The Simpkin Project Sets a New Roots, Rock, Reggae Standard at the Legendary Belly Up Tavern
Solana Beach, CA – Thursday was a night of prime Cali reggae, as The Simpkin Project rightfully headlined the legendary Belly Up in Solana Beach. The southern California band blessed the Belly Up audience with songs from albums past and provided a glimpse of future classics. Faithful followers and soon-to-be converts absorbed the band’s profound lyrics and sounds with their eyes closed and hands in the air - a testament to The Simpkin Project’s ability to penetrate listeners’ souls.
A Huntington Beach-based band, The Simpkin Project plays what has been described as a versatile mix of reggae and Americana music. Their popularity is rising as the rock-reggae genre is making its way onto the mainstream. Yet, to simply place the band into one category would be an injustice to the The Simpkin Project, as they are clearly in a class of their own.
The night included entertainment by openers Piracy Conspiracy and Reeform. Piracy Conspiracy is led by Meli Piracy, whose energetic performance and Sister Nancy-like deejaying style was a pleasant surprise. One can only appreciate a lady representing the movement, since a roots-style female vocalist is a rare entity to this day. Reeform, a 6-piece band from nearby San Marcos, California, graced the crowd with their fusion style of reggae that is reminiscent of established bands such as Slightly Stoopid and Rebelution. They turned the party out, alternating from faster-paced punk and rock-reggae styles, to mellow skank rhythms that all reggae fans can relate to.
Still, the most memorable performance of the night was that of The Simpkin Project. Poetic and intelligent lyrics were translated through the soothing voice of front man Phil Simpkin, while each band member contributed their unmatched talents that make The Simpkin Project’s sound uniquely theirs. Songs such as “Harder,” (2011) and “Everything You Want” (2011) were performed, while staples such as “Conflict” (2007) “If You Really Want It,” (2008) and “Pyaka” (2007) were revisited to the audience’s delight. Towards the end of the night, guitarist Ralph Arenas took center stage and maintained the spirited vibe that filled the venue. The band also tested songs from their forthcoming untitled album which left everyone, including yours truly, wanting for more.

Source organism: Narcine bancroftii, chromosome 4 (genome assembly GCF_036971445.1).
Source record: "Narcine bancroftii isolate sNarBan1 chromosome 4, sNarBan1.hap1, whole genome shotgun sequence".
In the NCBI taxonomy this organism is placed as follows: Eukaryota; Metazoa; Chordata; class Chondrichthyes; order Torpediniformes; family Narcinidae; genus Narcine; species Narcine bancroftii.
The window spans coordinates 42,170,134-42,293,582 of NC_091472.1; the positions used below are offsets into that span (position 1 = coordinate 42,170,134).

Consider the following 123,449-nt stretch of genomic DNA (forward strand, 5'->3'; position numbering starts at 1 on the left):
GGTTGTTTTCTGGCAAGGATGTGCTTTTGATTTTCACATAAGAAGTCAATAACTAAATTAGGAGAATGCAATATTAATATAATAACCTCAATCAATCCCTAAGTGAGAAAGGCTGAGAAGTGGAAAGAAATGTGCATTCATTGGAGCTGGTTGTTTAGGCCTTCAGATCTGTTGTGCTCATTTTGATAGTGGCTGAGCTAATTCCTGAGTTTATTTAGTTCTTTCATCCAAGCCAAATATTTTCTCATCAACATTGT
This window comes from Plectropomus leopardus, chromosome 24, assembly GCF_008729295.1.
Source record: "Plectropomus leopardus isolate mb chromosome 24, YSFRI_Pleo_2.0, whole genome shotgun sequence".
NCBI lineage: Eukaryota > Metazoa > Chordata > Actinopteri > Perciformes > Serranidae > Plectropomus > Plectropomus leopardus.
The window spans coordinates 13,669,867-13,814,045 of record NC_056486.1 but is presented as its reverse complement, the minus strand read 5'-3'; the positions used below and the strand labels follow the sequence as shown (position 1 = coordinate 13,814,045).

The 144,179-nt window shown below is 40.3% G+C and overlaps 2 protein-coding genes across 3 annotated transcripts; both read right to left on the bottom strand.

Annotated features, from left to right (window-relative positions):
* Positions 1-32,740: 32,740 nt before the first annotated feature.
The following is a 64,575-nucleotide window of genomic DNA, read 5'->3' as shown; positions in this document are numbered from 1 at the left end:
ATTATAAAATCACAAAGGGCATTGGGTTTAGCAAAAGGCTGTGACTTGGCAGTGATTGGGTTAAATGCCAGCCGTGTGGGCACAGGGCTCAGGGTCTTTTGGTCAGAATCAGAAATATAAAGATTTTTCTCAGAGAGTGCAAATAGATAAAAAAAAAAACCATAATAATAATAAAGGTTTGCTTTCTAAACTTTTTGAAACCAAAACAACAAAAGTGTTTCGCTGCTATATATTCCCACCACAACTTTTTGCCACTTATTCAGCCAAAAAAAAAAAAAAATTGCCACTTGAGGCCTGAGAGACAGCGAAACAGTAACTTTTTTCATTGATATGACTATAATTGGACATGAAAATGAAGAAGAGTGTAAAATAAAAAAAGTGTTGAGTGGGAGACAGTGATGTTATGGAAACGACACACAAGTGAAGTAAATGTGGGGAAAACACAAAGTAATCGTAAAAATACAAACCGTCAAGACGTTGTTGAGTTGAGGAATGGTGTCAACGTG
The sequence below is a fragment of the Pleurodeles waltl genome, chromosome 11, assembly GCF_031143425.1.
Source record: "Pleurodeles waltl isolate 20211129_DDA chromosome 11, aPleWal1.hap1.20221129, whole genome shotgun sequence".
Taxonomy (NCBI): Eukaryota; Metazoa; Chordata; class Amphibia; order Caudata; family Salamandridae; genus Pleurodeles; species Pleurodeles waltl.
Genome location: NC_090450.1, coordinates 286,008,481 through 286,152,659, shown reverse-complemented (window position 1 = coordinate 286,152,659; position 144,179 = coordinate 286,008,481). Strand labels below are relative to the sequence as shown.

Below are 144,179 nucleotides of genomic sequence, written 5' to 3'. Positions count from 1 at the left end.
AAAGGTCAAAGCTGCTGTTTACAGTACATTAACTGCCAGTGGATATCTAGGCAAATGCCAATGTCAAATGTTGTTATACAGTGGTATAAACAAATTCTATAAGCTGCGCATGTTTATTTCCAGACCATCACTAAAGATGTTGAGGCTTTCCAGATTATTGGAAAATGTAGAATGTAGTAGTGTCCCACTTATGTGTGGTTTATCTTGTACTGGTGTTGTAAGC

The band has undergone certain changes, which includes the addition of new organist Chris Peaslee, and Fortunate Youth’s Travis Walpole temporarily substituting as the band’s percussionist. Still, The Simpkin Project did nothing less than seamlessly deliver their style of beautiful feel-good reggae music at the Belly Up.
The Simpkin Project’s music provides an energy that takes individuals to a positive place. Their music speaks to all, whether they are the socially conscious, the soul searchers, or those who simply want to have an old-fashioned good time. The band’s passion and ingenuity will extend beyond mainstream fads. They represent pure roots, rock, reggae music at its finest, connecting the masses with a power and sonic skill that only The Simpkin Project can bestow.
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Photos: Christy Jeziorski for Inity Weekly